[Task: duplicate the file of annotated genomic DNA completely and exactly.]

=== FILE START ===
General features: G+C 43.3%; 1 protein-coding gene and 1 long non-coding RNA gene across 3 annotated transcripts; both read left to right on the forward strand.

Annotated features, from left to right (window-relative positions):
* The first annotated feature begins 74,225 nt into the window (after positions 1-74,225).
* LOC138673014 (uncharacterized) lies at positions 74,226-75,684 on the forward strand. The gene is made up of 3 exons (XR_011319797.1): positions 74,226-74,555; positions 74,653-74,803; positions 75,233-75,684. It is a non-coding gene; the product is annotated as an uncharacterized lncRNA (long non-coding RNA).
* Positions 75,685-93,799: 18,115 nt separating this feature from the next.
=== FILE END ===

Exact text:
General features: G+C 43.3%; 1 protein-coding gene and 1 long non-coding RNA gene across 3 annotated transcripts; both read left to right on the forward strand.

Annotated features, from left to right (window-relative positions):
* The first annotated feature begins 74,225 nt into the window (after positions 1-74,225).
* LOC138673014 (uncharacterized) lies at positions 74,226-75,684 on the forward strand. The gene is made up of 3 exons (XR_011319797.1): positions 74,226-74,555; positions 74,653-74,803; positions 75,233-75,684. It is a non-coding gene; the product is annotated as an uncharacterized lncRNA (long non-coding RNA).
* Positions 75,685-93,799: 18,115 nt separating this feature from the next.